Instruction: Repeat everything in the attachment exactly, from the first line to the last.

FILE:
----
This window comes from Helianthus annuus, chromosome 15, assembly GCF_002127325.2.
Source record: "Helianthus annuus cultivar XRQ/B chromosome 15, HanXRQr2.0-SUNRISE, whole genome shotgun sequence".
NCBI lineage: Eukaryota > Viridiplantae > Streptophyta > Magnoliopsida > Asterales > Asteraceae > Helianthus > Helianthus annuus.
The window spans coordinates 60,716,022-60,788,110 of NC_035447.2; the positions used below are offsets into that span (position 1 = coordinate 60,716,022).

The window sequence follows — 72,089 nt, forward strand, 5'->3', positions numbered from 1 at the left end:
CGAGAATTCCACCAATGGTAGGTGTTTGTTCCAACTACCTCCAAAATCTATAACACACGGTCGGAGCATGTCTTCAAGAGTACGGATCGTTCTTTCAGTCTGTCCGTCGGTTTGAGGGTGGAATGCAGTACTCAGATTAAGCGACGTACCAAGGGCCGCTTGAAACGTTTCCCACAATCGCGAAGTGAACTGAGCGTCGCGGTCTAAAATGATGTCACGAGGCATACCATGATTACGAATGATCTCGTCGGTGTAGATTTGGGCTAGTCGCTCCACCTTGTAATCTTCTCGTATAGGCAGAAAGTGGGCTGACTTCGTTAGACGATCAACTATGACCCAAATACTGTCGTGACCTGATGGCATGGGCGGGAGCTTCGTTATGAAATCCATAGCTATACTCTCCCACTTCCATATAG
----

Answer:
This window comes from Helianthus annuus, chromosome 15, assembly GCF_002127325.2.
Source record: "Helianthus annuus cultivar XRQ/B chromosome 15, HanXRQr2.0-SUNRISE, whole genome shotgun sequence".
NCBI lineage: Eukaryota > Viridiplantae > Streptophyta > Magnoliopsida > Asterales > Asteraceae > Helianthus > Helianthus annuus.
The window spans coordinates 60,716,022-60,788,110 of NC_035447.2; the positions used below are offsets into that span (position 1 = coordinate 60,716,022).

The window sequence follows — 72,089 nt, forward strand, 5'->3', positions numbered from 1 at the left end:
CGAGAATTCCACCAATGGTAGGTGTTTGTTCCAACTACCTCCAAAATCTATAACACACGGTCGGAGCATGTCTTCAAGAGTACGGATCGTTCTTTCAGTCTGTCCGTCGGTTTGAGGGTGGAATGCAGTACTCAGATTAAGCGACGTACCAAGGGCCGCTTGAAACGTTTCCCACAATCGCGAAGTGAACTGAGCGTCGCGGTCTAAAATGATGTCACGAGGCATACCATGATTACGAATGATCTCGTCGGTGTAGATTTGGGCTAGTCGCTCCACCTTGTAATCTTCTCGTATAGGCAGAAAGTGGGCTGACTTCGTTAGACGATCAACTATGACCCAAATACTGTCGTGACCTGATGGCATGGGCGGGAGCTTCGTTATGAAATCCATAGCTATACTCTCCCACTTCCATATAG